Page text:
The single biggest challenge for the U.S. jobs market is improving confidence among workers and tempting more Americans back to work. At the moment, the labor market is tipped heavily in the favor of job-seekers, with millions of open roles and not enough people to fill them. Hiring has surged as the economy continues to reopen, with especially growing opportunities in boom sectors like tech, logistics, and construction, and food services. But there remains a shortage of people to fill these vacancies, with long-term unemployment at an elevated level, currently 5.9%.
There are a host of reasons behind this, but much of the reticence preventing many Americans from returning to work comes down to concerns around Covid-19, particularly the spread of the Delta variant.
This is significant. The Federal Reserve has warned nearly 9 million Americans may be holding back from returning to the labor market due to hesitations about Covid, specifically the Delta variant.
Lessons From the U.K.
When it comes to Delta, there are some lessons to learn from other countries. Take the U.K., for example. There are a few interesting contrasts worth noting. First, vaccination uptake is lower in the U.S. than in the U.K. — 70.2% of US adults have received at least one dose of the vaccine, while 60.7% are fully vaccinated. By comparison, 88.7% of U.K. adults have received at least one jab, and 73% are fully vaccinated.
Another key contrast is that the U.S. has been far more varied in terms of uptake. While vaccination rates are high in states including California, New York, New Hampshire, Washington, and New Mexico, other states, including Wyoming, Mississippi, and Alabama are seeing notably lower uptake.
There is also a correlation in the U.S. between lower vaccination rates and areas with more blue-collar jobs in fields like warehousing, construction, and driving. Meanwhile, metro areas with high vaccination rates tend to have more jobs that can be done from home, while areas with more jobs requiring in-person work tend towards lower vaccination rates.
This could threaten to make a tough hiring environment even harder, with many blue-collar industries already struggling to fill open vacancies. Our data shows over 989,000 advertised logistics and warehousing job vacancies in July 2021, up 169% year-on-year. Trade and construction jobs increased 93% over the same period to just under 115,000 openings, while manufacturing hiring rose 206% to over 123,000 openings. If the Delta variant continues to increase, these lower-vaccine-uptake areas could continue to struggle to fill roles as other areas reap the benefits of more job-seekers hitting the market.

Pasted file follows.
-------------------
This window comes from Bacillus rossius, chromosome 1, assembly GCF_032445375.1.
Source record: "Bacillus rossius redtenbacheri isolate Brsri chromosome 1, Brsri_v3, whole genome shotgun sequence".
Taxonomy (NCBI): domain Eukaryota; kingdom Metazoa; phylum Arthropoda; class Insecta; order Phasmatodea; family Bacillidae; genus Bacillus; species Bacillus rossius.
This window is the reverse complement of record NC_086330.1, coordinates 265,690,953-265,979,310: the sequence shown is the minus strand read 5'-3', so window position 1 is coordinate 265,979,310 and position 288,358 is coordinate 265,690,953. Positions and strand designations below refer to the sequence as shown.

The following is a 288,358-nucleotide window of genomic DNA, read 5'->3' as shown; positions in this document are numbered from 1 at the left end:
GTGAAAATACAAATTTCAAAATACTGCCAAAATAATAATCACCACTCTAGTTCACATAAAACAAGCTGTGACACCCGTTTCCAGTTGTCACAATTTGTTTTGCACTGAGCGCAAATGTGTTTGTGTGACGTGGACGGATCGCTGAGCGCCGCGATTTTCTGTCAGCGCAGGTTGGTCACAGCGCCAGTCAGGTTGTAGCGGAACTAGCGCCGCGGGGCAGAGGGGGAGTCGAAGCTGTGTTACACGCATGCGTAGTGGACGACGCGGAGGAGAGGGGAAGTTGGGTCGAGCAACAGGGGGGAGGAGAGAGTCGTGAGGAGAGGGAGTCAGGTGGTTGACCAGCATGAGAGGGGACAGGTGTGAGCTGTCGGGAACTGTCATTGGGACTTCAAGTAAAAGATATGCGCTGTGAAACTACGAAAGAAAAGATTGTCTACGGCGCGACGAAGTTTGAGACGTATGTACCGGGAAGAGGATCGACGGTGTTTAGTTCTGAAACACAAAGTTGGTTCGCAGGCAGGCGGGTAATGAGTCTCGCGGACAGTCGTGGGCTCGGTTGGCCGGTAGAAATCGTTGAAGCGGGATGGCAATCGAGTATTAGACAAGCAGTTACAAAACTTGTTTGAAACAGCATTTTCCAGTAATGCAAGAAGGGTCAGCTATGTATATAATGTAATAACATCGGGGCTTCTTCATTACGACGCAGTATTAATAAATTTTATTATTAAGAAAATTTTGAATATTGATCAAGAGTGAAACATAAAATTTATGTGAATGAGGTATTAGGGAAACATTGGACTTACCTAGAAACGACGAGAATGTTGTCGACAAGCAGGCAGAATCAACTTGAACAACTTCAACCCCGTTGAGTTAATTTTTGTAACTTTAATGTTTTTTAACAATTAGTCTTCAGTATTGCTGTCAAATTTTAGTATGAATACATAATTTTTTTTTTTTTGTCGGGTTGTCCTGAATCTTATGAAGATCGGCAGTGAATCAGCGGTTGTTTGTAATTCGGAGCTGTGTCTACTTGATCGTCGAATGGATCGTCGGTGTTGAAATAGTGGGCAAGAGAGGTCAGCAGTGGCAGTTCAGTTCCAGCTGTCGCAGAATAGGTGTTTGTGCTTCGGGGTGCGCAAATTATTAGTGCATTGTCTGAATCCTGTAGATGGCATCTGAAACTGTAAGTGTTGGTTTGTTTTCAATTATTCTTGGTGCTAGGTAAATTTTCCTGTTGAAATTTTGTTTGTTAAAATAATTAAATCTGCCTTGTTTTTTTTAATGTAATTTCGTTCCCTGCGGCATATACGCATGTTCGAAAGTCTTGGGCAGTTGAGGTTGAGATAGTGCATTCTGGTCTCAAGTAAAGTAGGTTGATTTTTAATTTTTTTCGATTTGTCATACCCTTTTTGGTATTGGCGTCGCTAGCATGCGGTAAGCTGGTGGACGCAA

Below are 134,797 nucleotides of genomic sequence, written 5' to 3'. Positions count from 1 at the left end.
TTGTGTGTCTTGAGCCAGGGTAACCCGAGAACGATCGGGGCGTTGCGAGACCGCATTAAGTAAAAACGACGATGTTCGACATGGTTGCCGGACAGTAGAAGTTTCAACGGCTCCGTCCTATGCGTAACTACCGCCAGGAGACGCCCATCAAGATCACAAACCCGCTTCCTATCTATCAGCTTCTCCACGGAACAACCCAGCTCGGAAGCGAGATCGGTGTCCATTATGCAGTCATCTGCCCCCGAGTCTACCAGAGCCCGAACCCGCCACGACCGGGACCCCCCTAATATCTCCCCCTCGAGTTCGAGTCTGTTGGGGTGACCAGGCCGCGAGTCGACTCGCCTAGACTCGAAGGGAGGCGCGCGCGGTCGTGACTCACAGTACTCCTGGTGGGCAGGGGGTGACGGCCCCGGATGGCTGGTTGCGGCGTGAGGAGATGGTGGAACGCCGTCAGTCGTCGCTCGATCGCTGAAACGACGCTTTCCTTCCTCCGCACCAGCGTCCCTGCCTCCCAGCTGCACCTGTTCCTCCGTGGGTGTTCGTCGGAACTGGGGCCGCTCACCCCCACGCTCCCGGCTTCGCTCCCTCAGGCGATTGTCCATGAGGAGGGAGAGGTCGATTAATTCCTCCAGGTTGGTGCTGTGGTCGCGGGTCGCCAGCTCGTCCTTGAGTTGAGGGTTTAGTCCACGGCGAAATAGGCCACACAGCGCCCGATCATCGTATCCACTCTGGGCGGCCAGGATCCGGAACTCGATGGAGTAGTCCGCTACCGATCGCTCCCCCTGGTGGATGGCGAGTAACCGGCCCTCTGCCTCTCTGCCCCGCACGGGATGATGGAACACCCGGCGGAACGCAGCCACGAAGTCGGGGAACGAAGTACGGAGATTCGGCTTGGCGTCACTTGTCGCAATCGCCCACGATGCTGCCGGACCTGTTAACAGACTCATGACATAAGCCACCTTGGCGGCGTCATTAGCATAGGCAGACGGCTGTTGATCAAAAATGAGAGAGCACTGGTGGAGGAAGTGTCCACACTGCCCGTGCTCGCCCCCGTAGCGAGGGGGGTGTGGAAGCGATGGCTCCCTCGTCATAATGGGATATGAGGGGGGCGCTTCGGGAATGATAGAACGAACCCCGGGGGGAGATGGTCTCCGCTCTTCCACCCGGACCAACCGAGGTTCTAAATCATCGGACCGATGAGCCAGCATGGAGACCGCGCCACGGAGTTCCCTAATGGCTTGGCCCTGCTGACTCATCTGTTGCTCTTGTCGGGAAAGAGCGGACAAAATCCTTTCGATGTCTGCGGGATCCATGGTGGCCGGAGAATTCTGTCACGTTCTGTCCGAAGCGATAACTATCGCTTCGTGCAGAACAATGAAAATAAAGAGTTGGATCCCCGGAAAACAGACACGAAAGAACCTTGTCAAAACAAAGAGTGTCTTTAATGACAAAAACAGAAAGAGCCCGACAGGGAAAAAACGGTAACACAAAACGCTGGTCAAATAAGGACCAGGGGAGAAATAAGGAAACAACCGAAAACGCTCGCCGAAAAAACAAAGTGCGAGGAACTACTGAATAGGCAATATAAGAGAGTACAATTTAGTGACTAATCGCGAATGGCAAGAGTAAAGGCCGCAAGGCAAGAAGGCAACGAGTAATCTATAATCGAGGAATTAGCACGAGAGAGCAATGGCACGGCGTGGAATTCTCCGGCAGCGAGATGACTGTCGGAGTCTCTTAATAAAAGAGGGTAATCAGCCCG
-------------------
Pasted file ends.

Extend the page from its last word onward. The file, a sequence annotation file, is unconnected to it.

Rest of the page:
Building Back Job-Seeker Confidence
What other impact could the variant have? In the U.K., where regular testing is the norm, surging Delta cases created a “pingdemic” in which workers who had been exposed to Covid were self-isolating in their droves, leading to staffing issues for many sectors, particularly retail, hospitality, food services, and the wedding industry.
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In the U.S., where Delta cases are still on the rise, the variant threatens to delay school openings, which could make it harder for working parents to rejoin the labor market in hard hit areas. Again, areas with lower vaccination rates are most exposed.
But the biggest impact of the Delta variant on the jobs market is the effect on confidence. Job vacancies on the front line in particular, such as servers in bars and restaurants or workers in essential food shops, may be harder to fill if workers become more cautious around Covid-19. Similarly, office workers want more clarity on return-to-office policies and assurances that any transition back to office life is safe.
As a result, some companies are making proof of vaccination mandatory. Facebook, Uber, Netflix, and Google have all said they will require proof of vaccination for workers returning to the office. Others, including Lyft and Asana, have chosen to push back return-to-office schedules into 2022.
A Bump in the Road to Recovery
Despite the threat of the Delta variant, we can expect to see a rebalancing of the labor market this fall. We’re already seeing positive signs of growth in job-seekers flooding back to the market in the U.S. If what we’ve seen in the U.K. over recent weeks is anything to go by, Delta is just a bump in the road of the labor market recovery and it shouldn’t cause any significant setbacks.